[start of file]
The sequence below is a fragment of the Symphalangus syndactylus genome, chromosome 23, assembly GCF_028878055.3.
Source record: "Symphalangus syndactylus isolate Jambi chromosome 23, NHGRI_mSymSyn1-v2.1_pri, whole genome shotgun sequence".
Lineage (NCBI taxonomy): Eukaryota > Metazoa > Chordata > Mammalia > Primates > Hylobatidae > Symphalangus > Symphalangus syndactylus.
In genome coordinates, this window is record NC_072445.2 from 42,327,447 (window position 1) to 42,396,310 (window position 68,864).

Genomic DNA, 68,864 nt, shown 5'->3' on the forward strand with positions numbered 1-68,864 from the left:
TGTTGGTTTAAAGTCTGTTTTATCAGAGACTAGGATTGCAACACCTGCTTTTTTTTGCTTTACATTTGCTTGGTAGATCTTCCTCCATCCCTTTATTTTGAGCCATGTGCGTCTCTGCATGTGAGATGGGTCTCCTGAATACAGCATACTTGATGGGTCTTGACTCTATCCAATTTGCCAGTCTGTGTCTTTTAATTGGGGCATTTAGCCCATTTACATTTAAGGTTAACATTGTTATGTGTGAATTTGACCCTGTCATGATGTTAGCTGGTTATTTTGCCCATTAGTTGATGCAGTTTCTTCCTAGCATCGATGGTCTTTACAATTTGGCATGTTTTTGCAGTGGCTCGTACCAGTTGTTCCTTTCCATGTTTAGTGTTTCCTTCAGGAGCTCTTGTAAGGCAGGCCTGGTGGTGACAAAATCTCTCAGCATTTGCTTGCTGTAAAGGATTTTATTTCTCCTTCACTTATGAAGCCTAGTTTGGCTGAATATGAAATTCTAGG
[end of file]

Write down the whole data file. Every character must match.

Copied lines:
The sequence below is a fragment of the Symphalangus syndactylus genome, chromosome 23, assembly GCF_028878055.3.
Source record: "Symphalangus syndactylus isolate Jambi chromosome 23, NHGRI_mSymSyn1-v2.1_pri, whole genome shotgun sequence".
Lineage (NCBI taxonomy): Eukaryota > Metazoa > Chordata > Mammalia > Primates > Hylobatidae > Symphalangus > Symphalangus syndactylus.
In genome coordinates, this window is record NC_072445.2 from 42,327,447 (window position 1) to 42,396,310 (window position 68,864).

Genomic DNA, 68,864 nt, shown 5'->3' on the forward strand with positions numbered 1-68,864 from the left:
TGTTGGTTTAAAGTCTGTTTTATCAGAGACTAGGATTGCAACACCTGCTTTTTTTTGCTTTACATTTGCTTGGTAGATCTTCCTCCATCCCTTTATTTTGAGCCATGTGCGTCTCTGCATGTGAGATGGGTCTCCTGAATACAGCATACTTGATGGGTCTTGACTCTATCCAATTTGCCAGTCTGTGTCTTTTAATTGGGGCATTTAGCCCATTTACATTTAAGGTTAACATTGTTATGTGTGAATTTGACCCTGTCATGATGTTAGCTGGTTATTTTGCCCATTAGTTGATGCAGTTTCTTCCTAGCATCGATGGTCTTTACAATTTGGCATGTTTTTGCAGTGGCTCGTACCAGTTGTTCCTTTCCATGTTTAGTGTTTCCTTCAGGAGCTCTTGTAAGGCAGGCCTGGTGGTGACAAAATCTCTCAGCATTTGCTTGCTGTAAAGGATTTTATTTCTCCTTCACTTATGAAGCCTAGTTTGGCTGAATATGAAATTCTAGG